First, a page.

Jesus tells us today, that where two or three are gathered, there will he be in their midst. That more or less sums up communio in a nutshell; one could certainly find more theologically profound definitions. But, communio is, more or less, amMovement of community in the Holy Spirit; we experience relationships with one another, and with God, both personally, and as a group.
When we gather together in community to worship: the founding principle is love; of God, and of neighbor. In addressing the Christians of Rome, Saint Paul has no doubt in asserting peremptorily “Love is the fulfillment of the Law.”
So, The Church as communion is first and foremost the sacrament of the intimate union of humans with God. And, this communion with God is the purpose of the Church.
The idea is ever ancient, and goes back to the very beginning where we find it in the books of Genesis.
In the Beginning…
In Genesis I, man is created male and female, and man and woman are to subdue and be victorious over the world; they have dominion over it. They are created male and female, separately and as coworkers in this great movement of God’s will. There is a desire to create; to build new and bigger; to get to the moon; to build the tallest building; to achieve great things.
In Genesis II we find a very different story.
Eve said to Adam… “Adam, Do you Love me?” And Adam said, “Honey, Who else?”
In Chapter Two, man is created in humility, from the dust. God breathes life into him, in a very intimate connection; Yahweh is the most intimate name for God. Man’s job is to tend to the garden of life … to life giving things. And everything is good.
Except for one little thing, which is really bugging him: man is alone.
So, woman is created from a rib of Adam, again a very intimate union. They are together; “Ah, at last!: flesh of my flesh, bone of my bones.”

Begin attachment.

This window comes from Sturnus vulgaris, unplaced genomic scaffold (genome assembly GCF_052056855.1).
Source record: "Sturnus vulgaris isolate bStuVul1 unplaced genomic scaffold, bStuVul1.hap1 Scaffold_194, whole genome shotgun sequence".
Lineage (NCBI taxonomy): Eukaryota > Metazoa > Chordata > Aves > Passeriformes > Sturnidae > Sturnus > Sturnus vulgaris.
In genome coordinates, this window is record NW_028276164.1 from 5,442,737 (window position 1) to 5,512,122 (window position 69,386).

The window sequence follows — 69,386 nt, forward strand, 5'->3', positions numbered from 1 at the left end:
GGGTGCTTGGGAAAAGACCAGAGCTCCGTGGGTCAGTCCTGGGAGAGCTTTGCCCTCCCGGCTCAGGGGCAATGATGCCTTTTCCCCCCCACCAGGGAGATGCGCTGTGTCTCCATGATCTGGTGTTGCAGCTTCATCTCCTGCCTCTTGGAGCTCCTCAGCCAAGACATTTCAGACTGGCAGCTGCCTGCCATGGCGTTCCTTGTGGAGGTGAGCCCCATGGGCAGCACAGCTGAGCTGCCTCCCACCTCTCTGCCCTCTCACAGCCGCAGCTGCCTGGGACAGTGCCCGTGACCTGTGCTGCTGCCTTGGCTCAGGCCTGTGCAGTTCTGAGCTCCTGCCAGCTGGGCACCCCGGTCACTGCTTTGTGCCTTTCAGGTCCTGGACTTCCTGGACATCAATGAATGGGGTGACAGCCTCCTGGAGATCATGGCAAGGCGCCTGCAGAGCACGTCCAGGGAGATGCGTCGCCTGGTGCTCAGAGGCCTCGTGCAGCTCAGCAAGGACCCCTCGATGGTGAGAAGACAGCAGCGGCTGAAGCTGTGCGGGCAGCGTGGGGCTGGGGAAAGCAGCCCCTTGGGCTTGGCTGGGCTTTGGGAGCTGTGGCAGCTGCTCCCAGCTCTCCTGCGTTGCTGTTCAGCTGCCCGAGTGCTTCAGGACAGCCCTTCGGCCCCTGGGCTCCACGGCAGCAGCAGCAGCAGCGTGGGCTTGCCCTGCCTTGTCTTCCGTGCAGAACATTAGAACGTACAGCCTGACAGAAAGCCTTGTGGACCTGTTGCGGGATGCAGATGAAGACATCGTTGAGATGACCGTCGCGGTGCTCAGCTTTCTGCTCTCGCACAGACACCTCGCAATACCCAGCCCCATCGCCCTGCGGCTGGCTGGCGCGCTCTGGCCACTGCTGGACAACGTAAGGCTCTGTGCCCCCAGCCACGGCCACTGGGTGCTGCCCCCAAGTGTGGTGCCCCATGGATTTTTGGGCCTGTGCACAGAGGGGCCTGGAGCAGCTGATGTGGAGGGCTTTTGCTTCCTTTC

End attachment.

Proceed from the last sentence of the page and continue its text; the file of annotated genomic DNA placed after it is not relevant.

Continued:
They are only ultimately fulfilled in togetherness, and moreso, they are only fulfilled in togetherness with each other and with GOD. I + Thou, + God. That’s communio.
As an aside: Eve said to Adam… “Adam, Do you Love me?” And Adam said, “Honey, Who else?”
Josiah Royce and a Philosophical Dimension
Josiah Royce was an American philosopher of the 18th and 19th centuries. Interestingly enough, his philosophy mirrors the entire idea of Communio.
Also, interestingly enough, his house was later purchased by Julia Child, and was used in filming many of her TV shows; it’s kitchen is now in the Smithsonian.
Royce said that man is most fully realized in community with others.
For instance: I’m Joe, and I show up on a bike…. You look at me strangely and say, “What?!”
But when you start asking me, what schools did I go to? Where did you grow up? Do you know so and so? What Parish are you in? What diocese? Etc…
All of these community associations help you to understand who I am, and what I am about.
In Genesis, when Cain kills Abel, his punishment is to walk alone amongst the tribes of the earth. He says No! Such a fate is cruel; cruel and unusual punishment, so he is given some sort of marking; something. But to be alone, to not have a tribe, a clan, a community: that’s a fate worse than death.